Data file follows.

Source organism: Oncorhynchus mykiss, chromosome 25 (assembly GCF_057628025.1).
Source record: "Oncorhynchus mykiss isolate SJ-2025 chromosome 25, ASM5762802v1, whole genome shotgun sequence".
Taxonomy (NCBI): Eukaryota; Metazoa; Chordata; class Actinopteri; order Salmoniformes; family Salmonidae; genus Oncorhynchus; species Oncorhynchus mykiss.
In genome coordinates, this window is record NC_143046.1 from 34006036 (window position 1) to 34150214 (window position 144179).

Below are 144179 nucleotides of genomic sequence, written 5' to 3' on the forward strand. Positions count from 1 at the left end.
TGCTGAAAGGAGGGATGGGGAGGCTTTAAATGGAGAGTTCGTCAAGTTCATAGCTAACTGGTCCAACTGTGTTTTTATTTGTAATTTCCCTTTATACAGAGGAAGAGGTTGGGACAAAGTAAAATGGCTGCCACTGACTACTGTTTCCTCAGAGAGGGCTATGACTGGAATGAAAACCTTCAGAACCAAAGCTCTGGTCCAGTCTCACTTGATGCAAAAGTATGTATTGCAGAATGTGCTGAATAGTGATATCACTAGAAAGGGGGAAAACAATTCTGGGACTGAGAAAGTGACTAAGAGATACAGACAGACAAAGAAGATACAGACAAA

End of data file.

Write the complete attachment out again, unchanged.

Source organism: Oncorhynchus mykiss, chromosome 25 (assembly GCF_057628025.1).
Source record: "Oncorhynchus mykiss isolate SJ-2025 chromosome 25, ASM5762802v1, whole genome shotgun sequence".
Taxonomy (NCBI): Eukaryota; Metazoa; Chordata; class Actinopteri; order Salmoniformes; family Salmonidae; genus Oncorhynchus; species Oncorhynchus mykiss.
In genome coordinates, this window is record NC_143046.1 from 34006036 (window position 1) to 34150214 (window position 144179).

Below are 144179 nucleotides of genomic sequence, written 5' to 3' on the forward strand. Positions count from 1 at the left end.
TGCTGAAAGGAGGGATGGGGAGGCTTTAAATGGAGAGTTCGTCAAGTTCATAGCTAACTGGTCCAACTGTGTTTTTATTTGTAATTTCCCTTTATACAGAGGAAGAGGTTGGGACAAAGTAAAATGGCTGCCACTGACTACTGTTTCCTCAGAGAGGGCTATGACTGGAATGAAAACCTTCAGAACCAAAGCTCTGGTCCAGTCTCACTTGATGCAAAAGTATGTATTGCAGAATGTGCTGAATAGTGATATCACTAGAAAGGGGGAAAACAATTCTGGGACTGAGAAAGTGACTAAGAGATACAGACAGACAAAGAAGATACAGACAAA